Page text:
Or more commonly known as LSA (Light Sport Aircraft).  Well I said earlier I would complete my Tecnam P2008 rating and finally I have.

A point of interest popped up while I was studying the aircraft manual (of which parts are still in Italian), the Tecnam P2008 has no vacuum system.  All the instruments which would normally be vacuum gyro stabilized are fully electronic.  I believe this was done in that never ending search to reduce production weight as much as possible.  Considering the P2008 has all metal wings and tailplane I can see why.  The interior is fairly spartan as a result.  For starters it seems Tecnam thought seat belt pretensioners would be too heavy so didn't include them.  At least the club got its way and the flap switch was moved to a more believable location that is easier to reach.

The 912UL engine has more in common with a car engine than the ubiquitous Lycoming/Continentals found in GA aircraft.  I've explained a little previously about the procedures but they definitely start and stop different.  As long as you follow the start procedure properly it fires like a car engine.  And the rather abrupt stop when you shutdown is a little disconcerting but I'm told perfectly normal for such a high compression engine.  You'd think that with a modern aircraft with electronic ignition (no magnetos!) and water cooling (the heads are partially liquid cooled) it would have fuel injection but it has dual carburetors sitting on top of the cylinder heads.  Maybe it was a weight saving decision?  Who knows?

And I want to add here that my previous issues with taxiing appear to have evaporated, with a touch of forethought and planning it is no harder to taxi that a 172.  Instructor Charlotte did tell me about the dreaded "circle of shame" if you get the nosewheel turned too far with too low a speed to straighten it so the only course of action is to continue turning until you get up enough speed/momentum to straighten it.  And if you're wondering yes I did one.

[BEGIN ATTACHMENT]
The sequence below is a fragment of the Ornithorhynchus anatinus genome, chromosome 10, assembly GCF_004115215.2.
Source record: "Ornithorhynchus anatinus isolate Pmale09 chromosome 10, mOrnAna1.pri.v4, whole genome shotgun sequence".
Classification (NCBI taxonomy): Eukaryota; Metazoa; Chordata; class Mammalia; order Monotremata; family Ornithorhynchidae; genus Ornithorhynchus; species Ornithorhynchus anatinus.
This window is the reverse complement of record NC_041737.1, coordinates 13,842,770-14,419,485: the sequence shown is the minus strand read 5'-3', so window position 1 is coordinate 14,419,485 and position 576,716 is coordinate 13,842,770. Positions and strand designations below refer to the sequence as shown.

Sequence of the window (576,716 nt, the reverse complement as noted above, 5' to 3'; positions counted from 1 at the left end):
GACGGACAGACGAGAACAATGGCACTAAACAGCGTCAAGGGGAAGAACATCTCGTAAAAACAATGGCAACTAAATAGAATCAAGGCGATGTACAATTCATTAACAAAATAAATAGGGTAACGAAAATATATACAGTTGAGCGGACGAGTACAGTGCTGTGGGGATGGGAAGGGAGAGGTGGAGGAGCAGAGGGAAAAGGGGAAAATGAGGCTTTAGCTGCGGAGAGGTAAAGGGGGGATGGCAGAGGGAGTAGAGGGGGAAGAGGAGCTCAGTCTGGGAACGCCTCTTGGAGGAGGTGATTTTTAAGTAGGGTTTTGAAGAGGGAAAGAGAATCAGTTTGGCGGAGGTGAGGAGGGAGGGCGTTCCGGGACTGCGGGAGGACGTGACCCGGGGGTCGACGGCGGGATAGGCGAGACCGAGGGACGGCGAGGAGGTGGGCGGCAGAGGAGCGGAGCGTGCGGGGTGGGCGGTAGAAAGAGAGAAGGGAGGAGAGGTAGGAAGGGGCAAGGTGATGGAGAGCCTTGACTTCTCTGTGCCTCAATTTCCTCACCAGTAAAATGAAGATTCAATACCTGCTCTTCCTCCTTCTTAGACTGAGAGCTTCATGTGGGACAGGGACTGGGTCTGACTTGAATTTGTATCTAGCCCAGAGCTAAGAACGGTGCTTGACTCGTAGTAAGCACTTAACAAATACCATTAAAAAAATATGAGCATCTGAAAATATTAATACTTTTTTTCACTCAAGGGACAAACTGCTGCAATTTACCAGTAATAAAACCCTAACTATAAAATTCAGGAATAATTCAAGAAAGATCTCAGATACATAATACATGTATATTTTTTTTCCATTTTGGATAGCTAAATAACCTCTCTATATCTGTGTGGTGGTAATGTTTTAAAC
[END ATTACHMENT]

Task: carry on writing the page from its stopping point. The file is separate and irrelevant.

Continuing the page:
I've also been cured of my steam gauge mentality.  Charlotte had some sticky note paper and obscured the altimeter so I had to use the EFIS to determine my height.  Slowly I am getting the hang of it but I do note it still takes time for me to focus in on the area of the EFIS with the altitude tape, recognize it for what it is and comprehend what it is telling me.  It kind of takes me back to my early flying lessons where I struggled to comprehend the steam gauges!


Sounds fun ! Once I get my PPL I'm determined to fly in every type of plane I can manage.

Glad to see that I'm not the only person whose instructor likes the "post it note approach" to flight training. I work in an office and I swear I get twitchy everytime I see one now :)

Happy flying
Sounds fun, what's the useable payload when compared to somethign the the 172?

I'm determined to fly in any and every type of plane I can manage once I get my PPL!

ALso glad to see that I'm not the only one with an instructor who favours the "post it note approach" to flight training !
Think I'm geetting a Pavlovian response to seeing a pack of them on my desk!!!
ZK-JPY said…
Congrats... They look like a bit of fun to fly. And I know what you mean about the start and stop... that "thunk" when it stops turning can be a little disconcerting at first... a bit like the diesel powered 172's that I flew in the UK!

ps. I'm sure you actually meant to type "The dreaded Instructor Charlotte..." She can be a hard task master! ;)
Flyinkiwi said…
LFE: Yeah it's amazing how they do things you curse about but its for you own good.

Jared: Yes she can be tough but aren't all young B Cats like that?
Flyinkiwi said…
LFE: the empty weight of the P2008 is 350kg (770lbs) and the MAUW is 600kg (1320lbs) so the useable payload is 250kg (550lbs). Considering the engine only burns 17 litres per hour (4.49USgal) you don't need to carry a lot of gas to get places at 105kias.